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Keeping Sanity Through a Divorce.

13 December 2012

At my men’s meeting last night, a man shared that he’s getting divorced. He was also celebrating two years of sobriety. He’s in his mid forties, but has a young child. I also got divorced in my third year of sobriety. I know a few dozen men that got divorced a few years into sobriety. I don’t know if it’s similar for women who get sober or not. I just don’t have the experience, and the mixed meetings that I attend haven’t happened to address the issue much. Though there is a woman, sober 22 years, who is divorcing in my Sunday meeting. Sometimes, sobriety alters a person and a relationship beyond what it can bear. Sometimes, relationships simply don’t survive life.

It’s incredibly difficult to get divorced. There’s a lot of gallows humor that goes around the rooms when it’s happening to someone (You know why divorce is so expensive? Because it’s worth it.). But the truth is, it’s an excoriating, awful, wrenching experience no matter how much the parties know it’s the best decision. There’s just so much about two lives that become interlaced. Emotions and habits and idiosyncracies that are peculiar to the relationship. Things that feel that they’ll be lost forever. Cherished things that must be sundered if the relationship is to dissolve.

I met my divorce with sadness, anger, and a deep dissociation. I had to separate myself from emotions that were too painful to feel in the moment, and process them again later. But I made a few choices that helped me to stay sane through the many months it took to sever our entanglements. I never insulted her. I never even raised my voice at her. Whenever I was too angry to react calmly, I excused myself and went to an AA meeting. I chose not to argue over physical objects. Whatever she wanted from the house, I let her take.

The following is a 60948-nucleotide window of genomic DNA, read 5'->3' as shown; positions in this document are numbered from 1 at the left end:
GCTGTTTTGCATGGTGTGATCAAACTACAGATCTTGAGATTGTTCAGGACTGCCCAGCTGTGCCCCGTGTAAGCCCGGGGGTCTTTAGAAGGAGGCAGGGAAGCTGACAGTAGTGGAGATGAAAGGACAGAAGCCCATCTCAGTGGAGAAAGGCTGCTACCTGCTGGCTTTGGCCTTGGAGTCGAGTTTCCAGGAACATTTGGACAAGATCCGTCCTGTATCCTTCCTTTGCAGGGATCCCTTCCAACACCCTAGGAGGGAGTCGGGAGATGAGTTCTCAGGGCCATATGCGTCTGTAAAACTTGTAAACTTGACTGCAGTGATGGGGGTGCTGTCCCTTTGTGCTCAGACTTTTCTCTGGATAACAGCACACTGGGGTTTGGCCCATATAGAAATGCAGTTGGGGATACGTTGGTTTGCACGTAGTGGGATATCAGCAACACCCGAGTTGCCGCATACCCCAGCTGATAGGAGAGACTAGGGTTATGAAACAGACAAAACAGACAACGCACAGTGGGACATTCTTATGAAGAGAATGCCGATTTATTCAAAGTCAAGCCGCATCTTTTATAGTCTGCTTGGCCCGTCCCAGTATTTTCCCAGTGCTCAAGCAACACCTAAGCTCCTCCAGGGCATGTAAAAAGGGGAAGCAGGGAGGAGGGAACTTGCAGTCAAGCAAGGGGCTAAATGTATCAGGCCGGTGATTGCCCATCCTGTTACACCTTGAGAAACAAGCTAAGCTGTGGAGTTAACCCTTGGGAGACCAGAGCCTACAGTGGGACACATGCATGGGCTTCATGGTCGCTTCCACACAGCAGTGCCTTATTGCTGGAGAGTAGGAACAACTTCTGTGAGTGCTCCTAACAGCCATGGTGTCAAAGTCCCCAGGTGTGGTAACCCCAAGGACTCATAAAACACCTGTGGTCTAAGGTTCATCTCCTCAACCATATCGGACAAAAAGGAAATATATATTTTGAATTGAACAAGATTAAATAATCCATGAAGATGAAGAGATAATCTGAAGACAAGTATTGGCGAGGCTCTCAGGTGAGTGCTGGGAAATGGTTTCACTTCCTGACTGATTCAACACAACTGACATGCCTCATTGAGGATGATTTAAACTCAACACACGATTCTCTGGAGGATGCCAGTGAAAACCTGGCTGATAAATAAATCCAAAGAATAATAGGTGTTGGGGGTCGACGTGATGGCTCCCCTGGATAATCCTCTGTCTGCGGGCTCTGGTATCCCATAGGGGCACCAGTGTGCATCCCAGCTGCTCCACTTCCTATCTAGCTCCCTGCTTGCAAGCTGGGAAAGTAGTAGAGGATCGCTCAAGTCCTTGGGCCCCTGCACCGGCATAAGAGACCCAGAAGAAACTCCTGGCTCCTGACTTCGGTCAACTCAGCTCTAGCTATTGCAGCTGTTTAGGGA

And I remembered some of the wisest words ever given to me about the end of a relationship. No matter what emotional landscape an interaction with my wife brought me to, I simply told her: “I will always remember the wonderful times we had.” True, simple. And they comforted me. Because even though I knew I was making the right decision, there were many wonderful times that I still cherish. I still love all the things I loved about her. And I always will. Maybe that’s why it took me so long to sell the ring. My thoughts on that are here.

2 Comments leave one →
  1. 14 December 2012 08:50

    I’m of the belief that any major life event can change a relationship to the point where a divorce is warranted. For me, it was transitioning from grad school to post doc. Somewhere, my ex thought that (and I’m not really sure why he thought this) a post-doc was going to be a ‘real job’ in which I worked 9-5.

    I still have the rings. He didn’t want them. I even have his, which, if I have it cut open, I could wear as a bracelet.

    • 14 December 2012 09:28

      I agree that major life events are shaking to relationships. And it’s not about the strength of a relationship that tells whether it’ll survive or not. It’s about the flexibility of the people prior. And sometimes, survival isn’t the best option.

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